- Sponsorship -

Student’s Video Work Helps Shape District Future

Helping pass bonds for a school district and a fire department by creating videos isn’t expected from a high school senior, but Nathan Seeber has done it.

Jerry Robinson, Nathan’s digital video teacher, said he’s not sure how the bond issues would have fared without the videos. He does know the district probably saved $3,000 to $5,000, which is what a professional would have charged for making a video.

After meeting with superintendent Tom Enslen to get the details of last May’s $6 million school proposal, Nathan wrote the script, filmed and edited it. All he asked for in return was a letter of recommendation from Enslen.Nathan Seeber spent part of his spring break filming a video for the school’s bond proposal (cr. Julie Makarewicz of the Middleville Sun and News)

A tricky part of the project was finding a person to do the voice-over for the video. “He had to turn down a board member’s voice-over because it just wasn’t the right fit for the video,” Robinson said. “I’m not even sure I could have done that.”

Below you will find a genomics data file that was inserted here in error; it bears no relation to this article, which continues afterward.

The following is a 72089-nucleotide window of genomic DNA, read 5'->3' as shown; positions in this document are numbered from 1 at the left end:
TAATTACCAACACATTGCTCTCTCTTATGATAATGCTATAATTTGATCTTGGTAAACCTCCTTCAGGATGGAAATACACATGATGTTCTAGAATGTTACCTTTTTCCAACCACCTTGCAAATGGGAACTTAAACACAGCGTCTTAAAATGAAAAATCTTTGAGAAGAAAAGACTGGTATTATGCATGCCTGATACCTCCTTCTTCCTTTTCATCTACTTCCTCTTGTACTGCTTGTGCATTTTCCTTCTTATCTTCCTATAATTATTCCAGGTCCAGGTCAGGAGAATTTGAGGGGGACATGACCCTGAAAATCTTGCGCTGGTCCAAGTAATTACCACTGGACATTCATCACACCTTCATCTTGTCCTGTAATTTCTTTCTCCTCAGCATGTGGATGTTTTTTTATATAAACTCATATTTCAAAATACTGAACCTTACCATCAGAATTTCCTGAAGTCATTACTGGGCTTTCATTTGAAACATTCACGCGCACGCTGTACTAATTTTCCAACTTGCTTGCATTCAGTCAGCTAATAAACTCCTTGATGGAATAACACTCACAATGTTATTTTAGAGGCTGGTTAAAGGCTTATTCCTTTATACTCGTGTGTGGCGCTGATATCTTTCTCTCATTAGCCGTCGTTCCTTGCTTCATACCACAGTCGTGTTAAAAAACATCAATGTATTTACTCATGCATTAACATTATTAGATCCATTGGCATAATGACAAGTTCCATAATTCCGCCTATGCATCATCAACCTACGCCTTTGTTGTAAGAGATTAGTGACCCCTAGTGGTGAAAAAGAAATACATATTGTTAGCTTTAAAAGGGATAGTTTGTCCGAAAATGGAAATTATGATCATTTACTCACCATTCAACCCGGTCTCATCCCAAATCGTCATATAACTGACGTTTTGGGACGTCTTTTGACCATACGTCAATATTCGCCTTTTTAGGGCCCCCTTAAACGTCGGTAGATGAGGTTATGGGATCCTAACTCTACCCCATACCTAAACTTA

After Nathan finished the school bond video, Thornapple Township Emergency Services asked him to do a promotional video for its $1.675 bond issue in November.

“I am most proud of the two bond videos I have done,” said Nathan. “They were both successful.”

On the not so serious side, he’s made people float up and down, fly and shoot lasers out of their hands in a music video set to Bonnie Tyler’s 1983 hit, “Total Eclipse of the Heart.” He also created “Pure Freeport,” a parody of the Pure Michigan campaign.


Nathan, with his parents, plays sousaphone in the marching band (courtesy photo)But Wait, There’s More

Many other activities besides making videos have filled Nathan’s high school days. He’s marched down the football field playing the sousaphone, discussed racial and environmental matters in the Calling All Colors and Environmental Action Council clubs, worked with the National Honor Society, and has been involved with the Business Professionals of America.

The BPA was his favorite club and learned a lot — like where the forks go at dinner and how to shake someone’s hand — at one of the group’s workshops. “BPA taught me how to be a well-rounded professional person not only in the workplace but also in general,” he said.